Deleted war-mak­ing de­bate irks U.S. law­maker

Northwest Arkansas Democrat-Gazette - - NATIONAL - RICHARD LARD­NER

WASH­ING­TON — A House Demo­crat on Wednes­day ac­cused Re­pub­li­can lead­ers of un­der­handed tac­tics af­ter a GOP-con­trolled panel stripped from a mil­i­tary spend­ing bill her amend­ment to force a de­bate to give the pres­i­dent new au­thor­ity for mil­i­tary ac­tion against ter­ror­ist groups.

Rep. Bar­bara Lee of Cal­i­for­nia blamed Speaker Paul Ryan, R-Wis., for act­ing like an “au­to­crat” and ab­di­cat­ing Congress’ con­sti­tu­tional re­spon­si­bil­ity to de­cide whether to send Amer­i­can fight­ing forces into harm’s way.

“Congress has been miss­ing in ac­tion on mat­ters of war and peace for nearly 16 years,” Lee said in a state­ment. “Speaker Ryan should ex­plain why he is un­der­min­ing the demo­cratic process and act­ing in such an au­to­cratic man­ner. What is he afraid of?”

Ash­Lee Strong, a spokesman for Ryan, called Lee’s amend­ment “an ir­re­spon­si­ble mea­sure that would have would have left ser­vice mem­bers in the field with­out an au­tho­riza­tion to de­feat al-Qaida and [the Is­lamic State] and could have led to the re­lease of the pris­on­ers at Guan­tanamo.”

To fight the Is­lamic State ex­trem­ist group, the Trump ad­min­is­tra­tion, and the Obama ad­min­is­tra­tion be­fore it, re­lies on the 2001 con­gres­sional au­tho­riza­tions. The White House’s use of a con­gres­sional au­tho­riza­tion from a decade and a half ago is a le­gal stretch at best, ac­cord­ing to Lee and other crit­ics.

Lee, an anti-war law­maker and the only mem­ber of Congress to op­pose the post-Sept. 11, 2001, au­tho­riza­tion, has long ar­gued that Congress needs to ex­er­cise its con­sti­tu­tional re­spon­si­bil­ity and pro­vide up­dated au­thor­ity to re­flect how the dy­nam­ics of the bat­tle­field have shifted.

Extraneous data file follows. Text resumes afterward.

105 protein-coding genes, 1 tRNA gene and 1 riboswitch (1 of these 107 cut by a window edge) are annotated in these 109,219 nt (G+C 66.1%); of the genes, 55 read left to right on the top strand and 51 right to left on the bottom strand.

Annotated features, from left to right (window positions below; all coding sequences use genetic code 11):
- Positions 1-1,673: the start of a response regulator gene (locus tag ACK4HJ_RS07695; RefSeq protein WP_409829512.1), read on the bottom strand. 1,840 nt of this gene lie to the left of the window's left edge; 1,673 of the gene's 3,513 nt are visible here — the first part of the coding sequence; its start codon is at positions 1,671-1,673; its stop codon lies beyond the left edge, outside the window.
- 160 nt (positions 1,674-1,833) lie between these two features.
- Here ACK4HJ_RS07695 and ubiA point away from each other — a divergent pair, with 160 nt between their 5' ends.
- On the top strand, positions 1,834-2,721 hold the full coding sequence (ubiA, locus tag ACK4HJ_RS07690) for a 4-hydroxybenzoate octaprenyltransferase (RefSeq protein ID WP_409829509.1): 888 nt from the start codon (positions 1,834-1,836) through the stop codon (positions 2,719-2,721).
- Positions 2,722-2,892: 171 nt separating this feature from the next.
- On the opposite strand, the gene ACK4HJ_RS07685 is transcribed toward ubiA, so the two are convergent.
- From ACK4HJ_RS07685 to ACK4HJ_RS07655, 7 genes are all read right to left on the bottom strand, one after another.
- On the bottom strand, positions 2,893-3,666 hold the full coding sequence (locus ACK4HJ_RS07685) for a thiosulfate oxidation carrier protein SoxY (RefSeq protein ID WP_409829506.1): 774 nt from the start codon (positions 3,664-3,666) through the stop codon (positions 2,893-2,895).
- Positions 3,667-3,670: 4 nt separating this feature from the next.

She and other law­mak­ers have de­scribed the ex­ist­ing au­tho­riza­tion for the use of mil­i­tary force as a “blank check” that was ap­proved be­fore the Is­lamic State ex­isted.

For ex­am­ple, the 2001 au­tho­riza­tion didn’t an­tic­i­pate U.S. mil­i­tary con­fronta­tions with Syria. Pres­i­dent Don­ald Trump in April or­dered the fir­ing of dozens of Tom­a­hawk mis­siles at an air base in cen­tral Syria and Amer­i­can forces last month shot down a Syr­ian air force fighter jet.

Lee’s amend­ment to the spend­ing bill won bi­par­ti­san back­ing last month from Ap­pro­pri­a­tions Com­mit­tee mem­bers. Her mea­sure would have re­pealed the 2001 war au­tho­riza­tion 240 days af­ter the spend­ing bill is en­acted. She ar­gued that eight months is enough time for Congress to ap­prove new war au­thor­ity.

The House Rules Com­mit­tee, which read­ies leg­is­la­tion for con­sid­er­a­tion on the floor of the House af­ter it clears the com­mit­tees, used a pro­ce­dural loop­hole to strike Lee’s amend­ment from the de­fense bill late Tues­day, ac­cord­ing to her of­fice. That pre­vents the full House from vot­ing on the mea­sure.

Among the Repub­li­cans to back Lee’s amend­ment were Reps. Tom Cole of Ok­la­homa and Chris Ste­wart of Utah, who both said Congress had put off the de­bate for too long.

But Rep. Kay Granger of Texas, the chair­man of the House Ap­pro­pri­a­tions de­fense sub­com­mit­tee, ob­jected to Lee’s amend­ment. She said it would tie the hands of the U.S. to act on its own or with other coun­tries to at­tack and de­feat ter­ror­ist groups. She also said Lee’s pro­vi­sion would make a ma­jor pol­icy change and didn’t be­long in leg­is­la­tion de­signed to fund the armed forces.

The Rules Com­mit­tee then re­placed Lee’s mea­sure with a less force­ful amend­ment crafted by Cole. His amend­ment re­quires the Trump ad­min­is­tra­tion to sub­mit a re­port to Congress that out­lines a strat­egy for de­feat­ing the Is­lamic State mil­i­tants and other ter­ror groups and the au­tho­riza­tion they need from Capi­tol Hill to ac­com­plish those goals.

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